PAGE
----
What is a factitive verb?
Factitive verbs are used to indicate the resulting condition or state (known as the object complement) of a person, place, or thing (the direct object) caused by the action of the verb. Examples of factitive verbs include elect, appoint, make, choose, deem, assign, name, select, judge, and designate. Here are some examples of factitive verbs used in sentences:
- “The populace elected him president of the United States.”
- “The committee named Mr. Fuller chairman of the board.”
- “The jury judged the defendant not guilty.”
- “She deemed him a person of high quality.”
- “The group designated Marshall leader from then on.”
- “The coach made Timothy point guard.”
Direct Objects and Object Complements
Factitive verbs have both direct objects and object complements. Direct objects are phrases, clauses, nouns, and pronouns that directly receive the action of the verb.
Object complements are adjectives, nouns, or pronouns that follow direct objects in order to indicate what the direct object's new state is. In other words, object complements reveal what the direct object has become.
Factitive verbs always indicate that the direct object has been changed or placed into a new condition, state, or category as indicated by the object complement.
To understand this concept, consider the following sentence:
- “The company appointed the most experienced employee manager.”
In this sentence, appointed is the factitive verb, the most experienced employee is the direct object, and manager is the object complement. Appointed is a factitive verb because it indicates that someone is having his or her status changed. The most experienced employee is the direct object because he or she is receiving the action of the verb, while manager is the object complement because it indicates what the direct object has become.
Here is another example:
- “The team made the star quarterback the new captain.”
In this sentence, made is a factitive verb acting directly upon the star quarterback, its direct object. The new captain is the object complement, indicating what the star quarterback was designated as.
Role in sentences
Factitive verbs serve the purpose of helping to answer the question of how a person, place, or thing was changed. For example, consider the following sentence, which does not have a factitive verb:
- “The school hired Mrs. McMillian principal.”
In this sentence, the verb hired is not sufficient to convey all of the intended information. However, the following sentence uses a factitive verb to make it clear:
- “The school appointed Mrs. McMillian principal.”
By changing hired to the factitive verb appointed, it becomes clear that Mrs. McMillian (the direct object) was made principal. Thus, the factitive verb appointed successfully serves its role in the sentence. Let's look at two more comparisons to help illustrate this concept:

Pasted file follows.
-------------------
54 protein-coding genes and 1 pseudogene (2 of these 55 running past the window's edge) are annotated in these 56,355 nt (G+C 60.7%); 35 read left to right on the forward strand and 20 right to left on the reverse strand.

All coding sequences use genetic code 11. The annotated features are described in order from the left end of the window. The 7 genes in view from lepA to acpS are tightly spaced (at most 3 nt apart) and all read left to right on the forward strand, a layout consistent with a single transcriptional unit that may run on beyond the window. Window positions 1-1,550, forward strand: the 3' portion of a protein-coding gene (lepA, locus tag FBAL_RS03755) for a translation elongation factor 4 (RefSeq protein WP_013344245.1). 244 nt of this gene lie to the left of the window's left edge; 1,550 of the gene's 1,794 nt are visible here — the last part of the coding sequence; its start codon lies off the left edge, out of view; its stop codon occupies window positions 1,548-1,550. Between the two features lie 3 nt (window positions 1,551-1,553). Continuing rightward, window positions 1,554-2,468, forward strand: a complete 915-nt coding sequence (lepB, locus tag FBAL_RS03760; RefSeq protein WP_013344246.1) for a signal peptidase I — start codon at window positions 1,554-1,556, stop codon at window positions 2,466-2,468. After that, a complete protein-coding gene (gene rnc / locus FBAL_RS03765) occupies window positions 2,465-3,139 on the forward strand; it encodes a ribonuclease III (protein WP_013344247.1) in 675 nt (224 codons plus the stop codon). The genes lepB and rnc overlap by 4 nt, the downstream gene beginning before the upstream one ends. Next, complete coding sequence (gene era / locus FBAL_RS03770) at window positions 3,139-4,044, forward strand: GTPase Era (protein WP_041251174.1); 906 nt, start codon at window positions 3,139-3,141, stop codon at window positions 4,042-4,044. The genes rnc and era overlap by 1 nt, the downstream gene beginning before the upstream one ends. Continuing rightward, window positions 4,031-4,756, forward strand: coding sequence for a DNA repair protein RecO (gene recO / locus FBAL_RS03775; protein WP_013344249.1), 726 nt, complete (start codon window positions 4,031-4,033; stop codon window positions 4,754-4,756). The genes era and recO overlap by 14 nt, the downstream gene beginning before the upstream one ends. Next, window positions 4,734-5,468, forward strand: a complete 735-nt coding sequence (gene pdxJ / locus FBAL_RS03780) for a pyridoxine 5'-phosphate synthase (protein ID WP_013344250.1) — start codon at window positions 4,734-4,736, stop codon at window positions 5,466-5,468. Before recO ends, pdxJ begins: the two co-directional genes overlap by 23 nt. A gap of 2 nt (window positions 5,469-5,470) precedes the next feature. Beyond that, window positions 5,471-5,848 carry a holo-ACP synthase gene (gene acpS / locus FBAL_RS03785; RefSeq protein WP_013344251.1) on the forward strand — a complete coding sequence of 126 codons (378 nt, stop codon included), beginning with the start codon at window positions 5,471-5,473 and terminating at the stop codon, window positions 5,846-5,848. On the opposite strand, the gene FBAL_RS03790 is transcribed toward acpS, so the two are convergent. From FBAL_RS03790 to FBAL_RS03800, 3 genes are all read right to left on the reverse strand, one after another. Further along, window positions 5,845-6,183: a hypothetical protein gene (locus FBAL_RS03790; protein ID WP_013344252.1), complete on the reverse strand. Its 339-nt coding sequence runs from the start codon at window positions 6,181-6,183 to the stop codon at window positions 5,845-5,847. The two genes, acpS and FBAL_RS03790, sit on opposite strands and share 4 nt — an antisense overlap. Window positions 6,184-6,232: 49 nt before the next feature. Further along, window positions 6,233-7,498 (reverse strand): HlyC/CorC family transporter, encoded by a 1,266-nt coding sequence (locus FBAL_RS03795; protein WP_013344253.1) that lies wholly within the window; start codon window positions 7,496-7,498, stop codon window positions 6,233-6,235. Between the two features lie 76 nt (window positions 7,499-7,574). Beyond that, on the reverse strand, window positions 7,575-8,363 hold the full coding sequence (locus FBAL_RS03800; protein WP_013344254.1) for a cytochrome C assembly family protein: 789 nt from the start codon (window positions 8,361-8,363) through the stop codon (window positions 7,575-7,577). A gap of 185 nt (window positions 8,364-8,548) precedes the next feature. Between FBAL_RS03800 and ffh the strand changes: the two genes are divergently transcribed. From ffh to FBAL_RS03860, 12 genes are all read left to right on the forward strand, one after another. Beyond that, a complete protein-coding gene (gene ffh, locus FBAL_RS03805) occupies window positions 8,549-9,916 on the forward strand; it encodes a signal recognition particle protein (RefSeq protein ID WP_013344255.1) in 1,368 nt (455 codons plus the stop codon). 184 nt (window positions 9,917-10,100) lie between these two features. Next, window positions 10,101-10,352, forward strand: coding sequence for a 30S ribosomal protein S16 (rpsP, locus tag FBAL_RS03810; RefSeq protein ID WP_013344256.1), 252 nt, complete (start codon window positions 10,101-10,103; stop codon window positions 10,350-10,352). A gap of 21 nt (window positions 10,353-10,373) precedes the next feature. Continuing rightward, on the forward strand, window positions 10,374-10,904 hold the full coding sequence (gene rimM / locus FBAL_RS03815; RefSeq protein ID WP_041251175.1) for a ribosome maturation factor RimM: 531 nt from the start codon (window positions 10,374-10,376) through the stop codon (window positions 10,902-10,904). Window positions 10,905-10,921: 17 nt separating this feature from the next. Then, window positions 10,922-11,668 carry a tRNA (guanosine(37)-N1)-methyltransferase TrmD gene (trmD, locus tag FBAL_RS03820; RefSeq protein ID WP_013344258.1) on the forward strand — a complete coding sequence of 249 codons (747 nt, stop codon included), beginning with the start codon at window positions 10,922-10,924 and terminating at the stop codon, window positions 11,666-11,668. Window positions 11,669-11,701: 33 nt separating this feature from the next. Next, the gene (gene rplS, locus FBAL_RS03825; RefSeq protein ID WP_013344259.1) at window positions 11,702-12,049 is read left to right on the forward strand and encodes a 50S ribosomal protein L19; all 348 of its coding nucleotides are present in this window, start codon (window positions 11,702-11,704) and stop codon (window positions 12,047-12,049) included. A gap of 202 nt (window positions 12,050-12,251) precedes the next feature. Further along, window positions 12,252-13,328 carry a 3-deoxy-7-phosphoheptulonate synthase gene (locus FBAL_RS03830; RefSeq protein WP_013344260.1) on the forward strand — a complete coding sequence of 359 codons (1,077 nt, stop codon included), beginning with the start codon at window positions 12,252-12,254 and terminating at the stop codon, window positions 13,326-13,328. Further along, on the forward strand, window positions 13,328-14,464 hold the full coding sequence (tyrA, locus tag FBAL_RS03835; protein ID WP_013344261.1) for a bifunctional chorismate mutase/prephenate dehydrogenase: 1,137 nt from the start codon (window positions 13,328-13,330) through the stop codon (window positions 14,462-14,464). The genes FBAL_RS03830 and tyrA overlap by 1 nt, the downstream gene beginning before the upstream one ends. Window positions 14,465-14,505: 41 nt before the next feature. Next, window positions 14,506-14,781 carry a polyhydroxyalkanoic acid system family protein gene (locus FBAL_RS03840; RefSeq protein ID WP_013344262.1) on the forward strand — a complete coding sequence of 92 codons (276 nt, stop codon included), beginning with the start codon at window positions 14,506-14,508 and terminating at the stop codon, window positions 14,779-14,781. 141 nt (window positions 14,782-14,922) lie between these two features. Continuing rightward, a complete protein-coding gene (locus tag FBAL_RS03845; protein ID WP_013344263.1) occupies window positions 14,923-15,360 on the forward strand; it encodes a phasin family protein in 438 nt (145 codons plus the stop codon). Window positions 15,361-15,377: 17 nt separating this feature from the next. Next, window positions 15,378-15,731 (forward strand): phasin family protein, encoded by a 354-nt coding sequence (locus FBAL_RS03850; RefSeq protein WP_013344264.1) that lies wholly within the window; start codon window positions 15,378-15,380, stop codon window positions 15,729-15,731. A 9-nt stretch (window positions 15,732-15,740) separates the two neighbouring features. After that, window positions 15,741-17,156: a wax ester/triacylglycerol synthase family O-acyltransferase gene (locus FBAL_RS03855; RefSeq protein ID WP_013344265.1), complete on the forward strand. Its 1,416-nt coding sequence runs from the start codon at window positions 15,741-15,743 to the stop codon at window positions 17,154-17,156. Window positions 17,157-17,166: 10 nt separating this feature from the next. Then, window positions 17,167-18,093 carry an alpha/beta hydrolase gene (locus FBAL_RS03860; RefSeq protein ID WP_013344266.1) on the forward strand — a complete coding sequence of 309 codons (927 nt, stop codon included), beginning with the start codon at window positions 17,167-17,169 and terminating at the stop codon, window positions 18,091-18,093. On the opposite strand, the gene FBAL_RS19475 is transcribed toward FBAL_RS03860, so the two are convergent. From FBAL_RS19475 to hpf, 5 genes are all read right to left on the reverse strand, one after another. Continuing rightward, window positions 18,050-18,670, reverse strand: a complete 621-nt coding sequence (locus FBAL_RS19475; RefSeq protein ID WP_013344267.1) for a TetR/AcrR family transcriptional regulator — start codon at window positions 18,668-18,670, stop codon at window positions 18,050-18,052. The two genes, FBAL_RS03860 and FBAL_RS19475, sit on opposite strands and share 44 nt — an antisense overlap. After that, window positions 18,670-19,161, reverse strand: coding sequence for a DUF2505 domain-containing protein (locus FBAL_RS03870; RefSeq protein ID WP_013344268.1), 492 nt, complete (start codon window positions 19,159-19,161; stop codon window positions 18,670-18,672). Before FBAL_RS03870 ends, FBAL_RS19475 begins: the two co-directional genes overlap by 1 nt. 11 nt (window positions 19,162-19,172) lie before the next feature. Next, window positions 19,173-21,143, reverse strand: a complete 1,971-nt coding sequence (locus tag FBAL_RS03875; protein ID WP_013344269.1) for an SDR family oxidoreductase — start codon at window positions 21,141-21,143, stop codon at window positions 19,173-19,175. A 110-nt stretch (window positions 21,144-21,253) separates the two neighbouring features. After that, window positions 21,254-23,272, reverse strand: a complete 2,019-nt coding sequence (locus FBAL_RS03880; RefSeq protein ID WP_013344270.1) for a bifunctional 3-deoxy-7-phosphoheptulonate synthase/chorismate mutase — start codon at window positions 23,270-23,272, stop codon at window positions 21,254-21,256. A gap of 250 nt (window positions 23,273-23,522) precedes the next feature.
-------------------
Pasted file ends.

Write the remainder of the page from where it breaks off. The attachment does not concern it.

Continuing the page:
- “The organization named Brad Ryan chief executive officer.” (factitive)
- “The organization brought in Brad Ryan chief executive officer.” (non-factitive)
The addition of a factitive verb reveals the status or characteristic being given to someone or something. In this case, Brad Ryan is being given the status of chief executive officer. The non-factitive verb brought in does not indicate this change at all, so the meaning of the sentence becomes incomplete or obscure.
- “The builder made the house more modern.” (factitive)
- “The builder constructed the house more modern.” (non-factitive)
Once again, the non-factitive verb constructed describes a straightforward action, and so is unsuited to indicating a categorical change in something. By using made, we can clearly see the intended relationship between the direct object, house, and the object complement, more modern.
Difference from linking and causative verbs
Factitive verbs are similar to linking and causative verbs. However, there are some important differences.
Linking verbs link a subject to a noun or adjective that describes it. Linking verbs include words such as appear, seem, and become, as well as various forms of be. For example:
- “She appears cold.”
- “He is a very tall man.”
- “The group seems interested in the discussion”
Linking verbs and factitive verbs both tie a subject to another part of speech that provides more information about it. However, unlike factitive verbs, linking verbs do not reveal that a person, place, or thing is being made, named, or deemed something else. Instead, they only add information about the subject as it already exists.
Causative verbs require that another action be mentioned in the sentence, thus forcing the sentence to have at least one other verb. Enable, cause, have, force, let, keep, hold, and require are all examples of causative verbs. Here are some examples of causative verbs being used in sentences:
- “She was required to bring a pen and paper to her physics class.”
- “His mom let him go sledding on his snow day.”
- “The parents forced their child to tie his shoes.”
Like linking verbs, causative verbs also tie a subject to other parts of the sentence that reveal more about the subject. In this way, they serve a similar function to factitive verbs. However, unlike factitive verbs, causative verbs simply cause another action to be described in the sentence. They do not describe a change in the subject’s category, status, or characteristics like factitive verbs do.